Get off my lawn.

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I often reflect on all of the things I grew up with that my son will know nothing about.

Today I read this sentence:
It was the first release of When Doves Cry by Prince (b/w 17 Days).

“b/w”

No, my son, it does not mean between in text-speak. It means backed with from the long ago days of 45 rpms, small vinyl discs with two sides, two songs, and a little gizmo wedged in the center to make them playable on a turntable.

You could hold the physical object in your hand and spin the internal edge on your index finger. Yes, music used to be something you could touch. Music was stored in paper sleeves that eventually tore no matter how careful you were. Before resting it on the turntable and ever so gently dropping the needle, it was wise to conduct an inspection for dust and scratches.

That object was yours. Your music. You cared for it. You stored it. You kept it on a shelf or in a crate. Your friends flipped through your music when they came over. You hesitated to lend out those records. You hesitated like they were your children, assessing who would care for them as carefully as you did. Kids would sit around and listen to records as in Hey, wanna come over to my house and listen to records? It was an activity. It was real in a way iPods and digital music will never be able to replicate.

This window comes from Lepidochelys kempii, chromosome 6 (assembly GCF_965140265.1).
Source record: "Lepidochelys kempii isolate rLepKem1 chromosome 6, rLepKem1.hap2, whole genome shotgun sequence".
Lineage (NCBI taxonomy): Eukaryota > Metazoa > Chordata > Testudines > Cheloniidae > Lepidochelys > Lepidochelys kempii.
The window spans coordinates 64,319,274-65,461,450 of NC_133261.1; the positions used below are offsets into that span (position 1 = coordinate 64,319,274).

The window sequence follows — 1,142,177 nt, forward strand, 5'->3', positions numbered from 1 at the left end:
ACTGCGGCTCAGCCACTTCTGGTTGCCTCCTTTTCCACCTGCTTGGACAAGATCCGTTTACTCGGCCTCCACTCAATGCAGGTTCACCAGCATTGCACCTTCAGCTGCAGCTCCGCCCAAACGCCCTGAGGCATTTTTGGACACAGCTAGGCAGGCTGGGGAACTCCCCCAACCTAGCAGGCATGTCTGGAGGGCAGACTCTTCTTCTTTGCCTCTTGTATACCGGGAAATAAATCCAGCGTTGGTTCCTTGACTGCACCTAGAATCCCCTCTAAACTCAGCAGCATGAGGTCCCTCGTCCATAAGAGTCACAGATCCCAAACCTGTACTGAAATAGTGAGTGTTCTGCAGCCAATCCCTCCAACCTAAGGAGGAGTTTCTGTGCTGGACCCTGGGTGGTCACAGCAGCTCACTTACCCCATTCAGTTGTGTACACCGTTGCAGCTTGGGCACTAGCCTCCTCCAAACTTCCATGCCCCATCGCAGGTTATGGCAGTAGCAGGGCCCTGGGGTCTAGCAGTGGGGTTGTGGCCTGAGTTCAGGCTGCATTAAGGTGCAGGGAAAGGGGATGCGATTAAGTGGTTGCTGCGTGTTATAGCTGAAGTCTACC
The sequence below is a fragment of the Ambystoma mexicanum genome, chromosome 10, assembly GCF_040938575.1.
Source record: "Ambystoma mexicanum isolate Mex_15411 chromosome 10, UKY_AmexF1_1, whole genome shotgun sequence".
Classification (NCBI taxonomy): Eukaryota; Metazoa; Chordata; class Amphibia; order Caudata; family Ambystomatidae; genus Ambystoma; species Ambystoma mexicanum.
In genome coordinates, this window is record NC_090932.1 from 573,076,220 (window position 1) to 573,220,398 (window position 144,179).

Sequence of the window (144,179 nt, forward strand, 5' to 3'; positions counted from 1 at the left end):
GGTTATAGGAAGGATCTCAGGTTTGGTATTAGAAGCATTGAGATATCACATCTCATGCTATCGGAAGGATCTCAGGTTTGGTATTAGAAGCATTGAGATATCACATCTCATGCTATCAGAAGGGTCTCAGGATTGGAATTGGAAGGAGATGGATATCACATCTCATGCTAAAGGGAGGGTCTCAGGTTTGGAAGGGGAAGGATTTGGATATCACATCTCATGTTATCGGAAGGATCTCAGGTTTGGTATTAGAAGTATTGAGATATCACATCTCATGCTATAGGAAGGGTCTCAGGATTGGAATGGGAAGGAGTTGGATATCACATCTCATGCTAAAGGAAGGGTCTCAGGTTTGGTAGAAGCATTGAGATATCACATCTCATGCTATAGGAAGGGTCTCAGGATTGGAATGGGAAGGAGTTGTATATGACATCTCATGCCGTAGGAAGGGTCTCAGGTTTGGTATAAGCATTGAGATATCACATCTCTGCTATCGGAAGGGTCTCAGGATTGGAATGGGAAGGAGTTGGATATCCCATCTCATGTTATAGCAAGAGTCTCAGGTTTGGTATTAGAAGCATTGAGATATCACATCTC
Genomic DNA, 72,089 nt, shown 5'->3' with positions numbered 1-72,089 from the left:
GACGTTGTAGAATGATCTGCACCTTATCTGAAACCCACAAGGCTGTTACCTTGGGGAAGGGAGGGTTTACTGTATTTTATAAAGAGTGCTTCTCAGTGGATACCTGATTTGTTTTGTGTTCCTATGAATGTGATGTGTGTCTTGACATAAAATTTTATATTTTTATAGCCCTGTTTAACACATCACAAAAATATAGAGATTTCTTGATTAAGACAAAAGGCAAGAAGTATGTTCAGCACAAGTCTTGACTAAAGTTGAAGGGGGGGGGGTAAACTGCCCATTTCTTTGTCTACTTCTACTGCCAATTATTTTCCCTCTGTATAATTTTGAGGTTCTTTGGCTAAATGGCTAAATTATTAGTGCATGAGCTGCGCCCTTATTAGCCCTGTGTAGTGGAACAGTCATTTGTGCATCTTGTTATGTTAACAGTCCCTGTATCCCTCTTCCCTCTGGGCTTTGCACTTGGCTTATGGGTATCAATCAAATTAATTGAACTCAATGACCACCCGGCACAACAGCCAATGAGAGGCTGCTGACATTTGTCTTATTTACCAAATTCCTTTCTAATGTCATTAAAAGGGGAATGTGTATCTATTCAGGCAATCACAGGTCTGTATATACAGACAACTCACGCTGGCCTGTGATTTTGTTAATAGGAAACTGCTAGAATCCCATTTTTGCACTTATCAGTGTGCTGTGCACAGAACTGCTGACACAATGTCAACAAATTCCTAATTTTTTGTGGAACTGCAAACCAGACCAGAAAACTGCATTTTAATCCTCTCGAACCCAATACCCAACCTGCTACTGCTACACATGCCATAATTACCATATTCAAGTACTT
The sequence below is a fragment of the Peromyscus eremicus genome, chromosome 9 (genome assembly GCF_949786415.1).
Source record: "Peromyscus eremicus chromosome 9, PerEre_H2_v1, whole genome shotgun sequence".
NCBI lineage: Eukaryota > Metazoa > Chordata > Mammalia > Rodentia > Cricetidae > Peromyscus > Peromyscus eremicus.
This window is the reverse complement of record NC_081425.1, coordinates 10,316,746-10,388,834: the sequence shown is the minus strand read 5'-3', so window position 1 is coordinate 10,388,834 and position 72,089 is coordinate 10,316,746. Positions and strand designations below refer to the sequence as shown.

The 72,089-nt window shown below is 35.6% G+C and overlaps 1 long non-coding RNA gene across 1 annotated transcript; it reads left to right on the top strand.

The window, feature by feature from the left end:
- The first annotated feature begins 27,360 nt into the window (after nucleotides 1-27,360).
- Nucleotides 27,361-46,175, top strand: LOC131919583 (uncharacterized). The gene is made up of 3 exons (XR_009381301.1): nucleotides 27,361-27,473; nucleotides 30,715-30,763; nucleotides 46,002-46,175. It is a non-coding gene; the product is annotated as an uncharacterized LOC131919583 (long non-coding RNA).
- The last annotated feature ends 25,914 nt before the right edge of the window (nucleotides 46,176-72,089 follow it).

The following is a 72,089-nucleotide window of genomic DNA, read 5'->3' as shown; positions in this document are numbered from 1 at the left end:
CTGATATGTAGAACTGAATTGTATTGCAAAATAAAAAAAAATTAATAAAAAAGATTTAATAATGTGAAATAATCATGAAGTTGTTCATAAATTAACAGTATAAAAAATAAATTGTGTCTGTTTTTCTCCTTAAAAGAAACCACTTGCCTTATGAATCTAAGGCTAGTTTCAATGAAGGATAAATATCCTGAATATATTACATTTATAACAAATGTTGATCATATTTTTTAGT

There used to be an entire ritual associated with music. I find it sad that today’s generation will only ever know the click of a mouse followed by the spin of a jog wheel. They won’t know the communal joy of perusing cover art in a brick and mortar store with other people doing the exact same thing, while music chosen by the on-duty clerk blared from the speakers overhead, the walls plastered with posters of cover art, bands in outlandish costumes, touring dates, and fluorescent pot leaves on black velvet .

They won’t have the experience of peeling back the thin, slippery plastic and pulling an LP from its cover to discover the art or, maybe, if one is very lucky, lyrics on the sleeve. Delicately easing a needle onto virgin vinyl, knowing it will soon hiss and pop with wear.

Christ, I sound old.

Hey, you kids! Get off my lawn. I’m listening to my records.

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2 thoughts on “Get off my lawn.

  1. I must be old too. I could relate. Here’s some good news for you. The vinyl business is going strong and new records are being pressed every year. The young people discovered our secret and revitalized the genre. My 15 year old son sinks inordinate amounts of money into his record collection, listening to it at night as his dad and I did 30+ years ago. This generation has a very active group who have embraced music in amazing ways. They get it too.

  2. Pingback: Get off my lawn. — I’m Not Anastasia | SteneAnker

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